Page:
It is commonly held that the experiences involved in cases of perception, illusion and hallucination all have the same nature. Disjunctivists deny this. They maintain that the kind of experience you have when you perceive the world isn’t one you could be having if you were hallucinating. A number of important debates in the philosophy of mind and epistemology turn on the question of whether this disjunctivist view is tenable. This is the first book-length introduction to this contested issue. (...) class='Hi'>Matthew Soteriou explains the accounts of perception that disjunctivists seek to defend, such as naïve realism, and the accounts to which they are opposed, such as sense-datum theories and representationalist theories. He goes on to introduce and assess key questions that arise in these debates: Is disjunctivism consistent with what has been established by the science of perception? Does introspective reflection support naïve realism? Can disjunctivism be motivated by appeal to the role that perception plays in enabling us to think demonstratively about mind-independent objects and qualities in our environment? Does disjunctivism offer the best account of perceptual knowledge? What can disjunctivists say about the nature of hallucination and illusion? Including chapter summaries, annotated further reading and a glossary, this book is an ideal starting point for anyone studying disjunctivism for the first time, as well as for more advanced students and researchers. (shrink)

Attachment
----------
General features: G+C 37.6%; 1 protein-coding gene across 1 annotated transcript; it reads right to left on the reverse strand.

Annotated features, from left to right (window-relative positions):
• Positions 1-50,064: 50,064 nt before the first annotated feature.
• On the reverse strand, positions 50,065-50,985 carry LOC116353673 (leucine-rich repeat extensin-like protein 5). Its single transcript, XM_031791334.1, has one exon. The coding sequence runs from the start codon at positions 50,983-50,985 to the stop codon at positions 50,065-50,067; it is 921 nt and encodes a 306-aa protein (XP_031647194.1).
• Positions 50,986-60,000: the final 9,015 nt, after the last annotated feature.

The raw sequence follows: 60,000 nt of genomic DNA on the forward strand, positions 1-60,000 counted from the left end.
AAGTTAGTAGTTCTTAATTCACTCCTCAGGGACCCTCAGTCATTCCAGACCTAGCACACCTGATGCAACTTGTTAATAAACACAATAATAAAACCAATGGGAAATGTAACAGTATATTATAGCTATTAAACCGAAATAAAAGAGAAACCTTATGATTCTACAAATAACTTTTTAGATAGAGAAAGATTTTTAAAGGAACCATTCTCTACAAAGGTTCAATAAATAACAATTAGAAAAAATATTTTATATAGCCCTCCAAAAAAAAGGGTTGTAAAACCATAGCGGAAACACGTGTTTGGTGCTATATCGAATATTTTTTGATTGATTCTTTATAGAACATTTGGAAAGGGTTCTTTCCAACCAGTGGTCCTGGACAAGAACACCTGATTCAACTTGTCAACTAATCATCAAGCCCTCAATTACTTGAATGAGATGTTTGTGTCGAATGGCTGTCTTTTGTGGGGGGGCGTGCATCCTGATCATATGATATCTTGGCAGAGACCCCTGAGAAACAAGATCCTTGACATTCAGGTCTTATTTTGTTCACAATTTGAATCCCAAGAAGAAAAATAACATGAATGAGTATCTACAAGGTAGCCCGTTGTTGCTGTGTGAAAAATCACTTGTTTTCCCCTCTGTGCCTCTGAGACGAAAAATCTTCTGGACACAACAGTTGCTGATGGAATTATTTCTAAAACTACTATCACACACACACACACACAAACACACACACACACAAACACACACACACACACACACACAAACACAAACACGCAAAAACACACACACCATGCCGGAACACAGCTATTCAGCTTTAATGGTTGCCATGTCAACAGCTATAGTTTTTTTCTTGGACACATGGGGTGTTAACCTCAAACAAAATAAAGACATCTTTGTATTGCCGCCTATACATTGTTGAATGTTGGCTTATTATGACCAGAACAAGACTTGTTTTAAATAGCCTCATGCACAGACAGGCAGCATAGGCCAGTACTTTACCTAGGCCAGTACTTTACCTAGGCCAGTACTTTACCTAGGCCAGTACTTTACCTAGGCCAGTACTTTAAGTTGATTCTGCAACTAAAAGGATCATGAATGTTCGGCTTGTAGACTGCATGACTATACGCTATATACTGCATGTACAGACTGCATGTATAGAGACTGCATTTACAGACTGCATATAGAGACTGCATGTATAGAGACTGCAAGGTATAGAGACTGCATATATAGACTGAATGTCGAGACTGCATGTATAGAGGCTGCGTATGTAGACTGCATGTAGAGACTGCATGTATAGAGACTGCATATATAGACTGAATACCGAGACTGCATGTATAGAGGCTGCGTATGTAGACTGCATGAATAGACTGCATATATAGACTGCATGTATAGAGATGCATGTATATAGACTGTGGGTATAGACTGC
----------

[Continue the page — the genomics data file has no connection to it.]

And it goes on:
In this paper I argue that if one subscribes to dispositionalism — the view that natural properties are irreducibly dispositional in character — then one ought to favour a Platonic view of properties. That is, dispositionalists ought to view properties as transcendent universals. I argue for this on the grounds that only with transcendent universals in play can two central dispositionalist platitudes be accounted for in a satisfactory way. Given that dispositionalism is becoming an increasingly influential view in the metaphysics (...) of science, my argument, if successful, suggests that Platonism will see something of a revival in contemporary metaphysics. This new kind of Platonism is shown to have some striking metaphysical and epistemological consequences. (shrink)